When a guy is equally skilled at wielding a ping-pong paddle and a chef's knife, then you know you've found the right man to head up the kitchen at a table-tennis nightclub. That's the story with Will Horowitz, a onetime junior table-tennis pro who's now the exec chef at Ducks Eatery, the new restaurant inside Gramercy ping-pong club SPiN that starts serving tonight. Here, he's whipping up a global melange of finger food, which he describes as "sort of like spectator food but on crack!" We like the dude already!
So I see that you like table tennis, and you like cooking.
I was actually a professional junior table tennis player. I'm 27 now—that was back when I was 9 to about 16. And then I slowly went into cooking, and so my life [was] basically mismatched. And we created this club, and here we are.
Best of both.
It really is a fantastic situation for me—everything I love in life. I have food, ping-pong and booze. It's great.
Hopefully not all at the same time.
Hopefully not, but you'll be surprised. It's a pretty wacky place here [laughs].
So, are you a chef first and ping-pong player second?
Well, I actually do play ping-pong with my chef knife quite a bit for exhibitions. The other night I had a big party here and actually [had] a death-defying match playing Mario Batali.
It was a pretty good match. He's actually pretty good with a ping-pong racquet. I was amazed. I'm using the knife instead of a paddle.
How very underground. It's like your own version of Fight Club.
Yeah, pretty much. That, plus usually a lot of alcohol and great food and usually a couple of models in the mix—it's a really fantastic place [laughs]. At the end of the day, I'm a chef first. We wanted to call the food "ping-pong-inspired food." Sort of like "spectator food" but on crack. So we might have sweet-and-spicy popcorn, or a burgundy-truffle-and-foie gras popcorn. Sandwiches go from this cheddar-gruyere-taleggio grilled cheese and tomato soup, to our own banh mi and Korean tacos and pork buns.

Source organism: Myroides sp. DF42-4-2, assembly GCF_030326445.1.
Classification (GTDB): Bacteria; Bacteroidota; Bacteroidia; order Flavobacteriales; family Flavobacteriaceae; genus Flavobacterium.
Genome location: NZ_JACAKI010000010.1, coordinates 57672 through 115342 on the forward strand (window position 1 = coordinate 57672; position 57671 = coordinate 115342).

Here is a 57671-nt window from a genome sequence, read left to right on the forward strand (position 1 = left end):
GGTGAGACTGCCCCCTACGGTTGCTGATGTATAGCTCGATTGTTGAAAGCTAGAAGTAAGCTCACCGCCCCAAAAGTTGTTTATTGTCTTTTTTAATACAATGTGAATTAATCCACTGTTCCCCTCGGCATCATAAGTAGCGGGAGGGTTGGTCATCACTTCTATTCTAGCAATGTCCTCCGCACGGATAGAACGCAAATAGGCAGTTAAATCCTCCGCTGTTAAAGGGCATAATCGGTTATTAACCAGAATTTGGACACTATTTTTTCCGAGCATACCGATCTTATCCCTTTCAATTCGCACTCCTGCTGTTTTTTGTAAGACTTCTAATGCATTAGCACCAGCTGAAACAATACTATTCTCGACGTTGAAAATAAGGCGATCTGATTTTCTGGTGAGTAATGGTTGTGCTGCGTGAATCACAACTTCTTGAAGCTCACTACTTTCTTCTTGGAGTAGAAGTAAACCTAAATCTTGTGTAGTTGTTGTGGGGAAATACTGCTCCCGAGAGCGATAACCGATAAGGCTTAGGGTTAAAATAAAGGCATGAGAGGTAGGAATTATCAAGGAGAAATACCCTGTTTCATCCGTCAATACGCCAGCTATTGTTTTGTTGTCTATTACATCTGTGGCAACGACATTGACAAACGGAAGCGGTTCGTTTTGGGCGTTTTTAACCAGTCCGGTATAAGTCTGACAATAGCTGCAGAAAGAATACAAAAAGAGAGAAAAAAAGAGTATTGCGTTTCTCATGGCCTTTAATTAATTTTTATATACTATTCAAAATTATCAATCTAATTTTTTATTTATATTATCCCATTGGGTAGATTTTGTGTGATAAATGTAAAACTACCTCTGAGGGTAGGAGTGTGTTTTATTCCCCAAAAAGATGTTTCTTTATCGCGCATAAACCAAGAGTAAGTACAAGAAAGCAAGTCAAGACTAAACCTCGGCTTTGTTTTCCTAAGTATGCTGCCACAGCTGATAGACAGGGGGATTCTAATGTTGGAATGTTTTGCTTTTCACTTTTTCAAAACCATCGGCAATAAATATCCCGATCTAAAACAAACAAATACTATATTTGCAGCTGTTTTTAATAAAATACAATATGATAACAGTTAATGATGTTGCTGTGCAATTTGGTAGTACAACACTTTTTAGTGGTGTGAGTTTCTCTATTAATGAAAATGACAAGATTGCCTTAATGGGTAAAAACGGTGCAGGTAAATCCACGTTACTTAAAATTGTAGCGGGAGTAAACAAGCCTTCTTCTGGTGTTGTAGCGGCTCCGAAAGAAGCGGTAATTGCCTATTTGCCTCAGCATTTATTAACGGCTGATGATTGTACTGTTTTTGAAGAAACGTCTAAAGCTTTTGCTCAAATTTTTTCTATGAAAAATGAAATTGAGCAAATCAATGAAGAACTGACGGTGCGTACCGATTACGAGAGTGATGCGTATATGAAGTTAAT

What's in a Korean taco?
I do it two ways: You can either get it in duck confit or with a Korean beef short rib, and then I use a Korean miso aioli and we do our own homemade oyster kimchi, and then we're doing these wonderful homemade tortillas.
Our banh mi is my favorite. We confit our own pig skin for about three-and-a-half days and honey-roasted in the oven. And I actually cut them in individual squares, so they turn into completely flat crackers. We do our own five-spice pork belly, homemade pickled daikon and cucumber, and lemongrass pate.
Pretty wacky stuff. What was your criteria for what ultimately made it onto the menu?
[Laughs] I guess you could say, what was our criteria for making a ping-pong nightclub! It falls along the same lines. I've worked at a lot of different types of restaurants, mainly fine restaurants—it was kind of like a good escape for me, just sort of do whatever the fuck I want. And just have fun was the main thing, just putting in the hours and passion and creating, creating, creating, creating.
Before I wrote the menu, I just came back from this extensive trip where I was living and cooking all over India, Tibet and Southeast Asia. So when I moved back to New York, there was a lot of [my menu] that came from all sorts of places around the world.
Susan Sarandon's a partner at Spin. Did she weigh in on the menu?
My biggest inspiration from Susan was the popcorn, actually. When we first started doing the menu, we wanted to do a side but we didn't really know what to do. And one night we were all hanging out and she just came to the conclusion that we had to serve popcorn. And we took the idea and we just kind of went crazy with it.
Back to that Batali ping-pong deathmatch: so who won?
[Laughs] Well, I guess this is gonna be bad press, but actually I lost. The amazing thing is, I can beat a lot of great players! And I can't believe it: Not only does the guy have a ping-pong table at his summer house apparently, but he was fantastic. So we decided that our next match, we're just going to go knife against knife.
What's the best type of knife to play ping-pong with?
I like to use a Japanese vegetable knife, but for all utilitarian purposes you can't really match a good old Chinese cleaver [laughs].
You should probably have EMS standing by.
Fortunately, we made a rule early on that I was not allowed to play ping-pong with my chef knife once I had a couple of drinks in me. I have a three-drink cutoff and then they take the knife away from me. So it's good.
Smart thing. You'll need all your fingers.
There's liability issues! [laughs]